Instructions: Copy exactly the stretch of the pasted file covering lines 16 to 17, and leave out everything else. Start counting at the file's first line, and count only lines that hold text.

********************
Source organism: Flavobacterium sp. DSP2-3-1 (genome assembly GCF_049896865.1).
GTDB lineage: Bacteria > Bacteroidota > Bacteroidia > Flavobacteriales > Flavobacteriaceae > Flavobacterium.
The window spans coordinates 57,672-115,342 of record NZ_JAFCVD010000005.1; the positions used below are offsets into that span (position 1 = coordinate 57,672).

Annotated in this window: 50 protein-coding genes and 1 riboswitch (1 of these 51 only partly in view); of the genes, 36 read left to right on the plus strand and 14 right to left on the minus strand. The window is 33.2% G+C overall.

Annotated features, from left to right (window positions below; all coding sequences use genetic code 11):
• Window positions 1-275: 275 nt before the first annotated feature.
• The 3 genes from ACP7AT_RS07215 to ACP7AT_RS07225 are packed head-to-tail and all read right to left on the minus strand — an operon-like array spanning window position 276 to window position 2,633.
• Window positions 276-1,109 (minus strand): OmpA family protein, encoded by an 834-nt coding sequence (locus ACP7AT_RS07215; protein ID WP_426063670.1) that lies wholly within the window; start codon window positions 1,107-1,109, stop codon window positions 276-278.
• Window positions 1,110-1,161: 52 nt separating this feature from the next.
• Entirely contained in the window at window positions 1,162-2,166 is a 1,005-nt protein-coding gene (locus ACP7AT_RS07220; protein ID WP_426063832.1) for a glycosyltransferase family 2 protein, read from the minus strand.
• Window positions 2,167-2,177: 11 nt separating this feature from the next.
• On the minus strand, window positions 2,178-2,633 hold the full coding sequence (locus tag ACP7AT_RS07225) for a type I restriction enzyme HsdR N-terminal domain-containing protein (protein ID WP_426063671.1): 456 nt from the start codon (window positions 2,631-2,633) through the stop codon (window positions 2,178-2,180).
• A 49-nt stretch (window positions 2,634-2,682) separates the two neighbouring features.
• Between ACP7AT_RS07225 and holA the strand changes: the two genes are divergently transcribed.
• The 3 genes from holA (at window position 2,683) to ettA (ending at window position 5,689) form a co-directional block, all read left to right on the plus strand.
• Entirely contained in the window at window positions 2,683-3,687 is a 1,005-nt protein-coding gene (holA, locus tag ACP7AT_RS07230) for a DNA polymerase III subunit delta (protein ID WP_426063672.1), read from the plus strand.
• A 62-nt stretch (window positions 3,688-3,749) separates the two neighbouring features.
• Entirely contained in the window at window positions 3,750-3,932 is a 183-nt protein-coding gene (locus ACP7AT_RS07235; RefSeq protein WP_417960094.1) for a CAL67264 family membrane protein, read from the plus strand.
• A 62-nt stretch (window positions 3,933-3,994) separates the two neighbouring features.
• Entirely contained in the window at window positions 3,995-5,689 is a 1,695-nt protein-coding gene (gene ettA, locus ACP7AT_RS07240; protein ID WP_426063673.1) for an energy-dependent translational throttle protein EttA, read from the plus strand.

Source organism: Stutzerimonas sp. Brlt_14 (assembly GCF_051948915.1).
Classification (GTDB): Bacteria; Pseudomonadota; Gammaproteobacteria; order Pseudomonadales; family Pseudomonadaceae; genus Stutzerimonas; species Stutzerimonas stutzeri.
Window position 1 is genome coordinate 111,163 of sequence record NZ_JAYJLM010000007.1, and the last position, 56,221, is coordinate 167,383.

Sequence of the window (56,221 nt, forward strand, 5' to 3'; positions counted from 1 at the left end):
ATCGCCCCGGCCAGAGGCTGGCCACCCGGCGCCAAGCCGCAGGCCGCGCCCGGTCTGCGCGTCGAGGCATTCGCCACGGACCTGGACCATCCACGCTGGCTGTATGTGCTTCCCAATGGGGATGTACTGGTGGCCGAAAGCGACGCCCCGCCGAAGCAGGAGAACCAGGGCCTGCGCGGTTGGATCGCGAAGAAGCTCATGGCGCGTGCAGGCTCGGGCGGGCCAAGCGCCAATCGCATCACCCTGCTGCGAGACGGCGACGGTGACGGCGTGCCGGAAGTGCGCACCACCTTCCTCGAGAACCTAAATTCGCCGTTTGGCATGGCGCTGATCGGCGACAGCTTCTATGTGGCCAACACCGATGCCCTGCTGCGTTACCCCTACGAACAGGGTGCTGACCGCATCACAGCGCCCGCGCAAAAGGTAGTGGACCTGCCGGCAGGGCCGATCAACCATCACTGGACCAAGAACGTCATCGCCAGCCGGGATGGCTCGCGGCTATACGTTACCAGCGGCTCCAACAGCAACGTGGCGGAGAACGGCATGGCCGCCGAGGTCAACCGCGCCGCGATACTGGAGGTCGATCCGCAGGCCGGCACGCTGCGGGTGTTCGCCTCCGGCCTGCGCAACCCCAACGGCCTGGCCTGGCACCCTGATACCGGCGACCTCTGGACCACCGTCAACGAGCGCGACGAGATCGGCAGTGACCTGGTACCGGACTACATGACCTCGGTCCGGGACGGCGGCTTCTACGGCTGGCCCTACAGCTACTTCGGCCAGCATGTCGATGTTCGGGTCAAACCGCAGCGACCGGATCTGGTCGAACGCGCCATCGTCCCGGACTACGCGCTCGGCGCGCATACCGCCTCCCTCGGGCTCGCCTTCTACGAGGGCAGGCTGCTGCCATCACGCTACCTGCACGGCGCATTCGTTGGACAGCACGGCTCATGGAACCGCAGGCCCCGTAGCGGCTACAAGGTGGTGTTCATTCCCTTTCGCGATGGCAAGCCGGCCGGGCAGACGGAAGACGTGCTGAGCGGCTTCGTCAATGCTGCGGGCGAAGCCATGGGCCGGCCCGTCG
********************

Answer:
• Entirely contained in the window at window positions 2,683-3,687 is a 1,005-nt protein-coding gene (holA, locus tag ACP7AT_RS07230) for a DNA polymerase III subunit delta (protein ID WP_426063672.1), read from the plus strand.
• A 62-nt stretch (window positions 3,688-3,749) separates the two neighbouring features.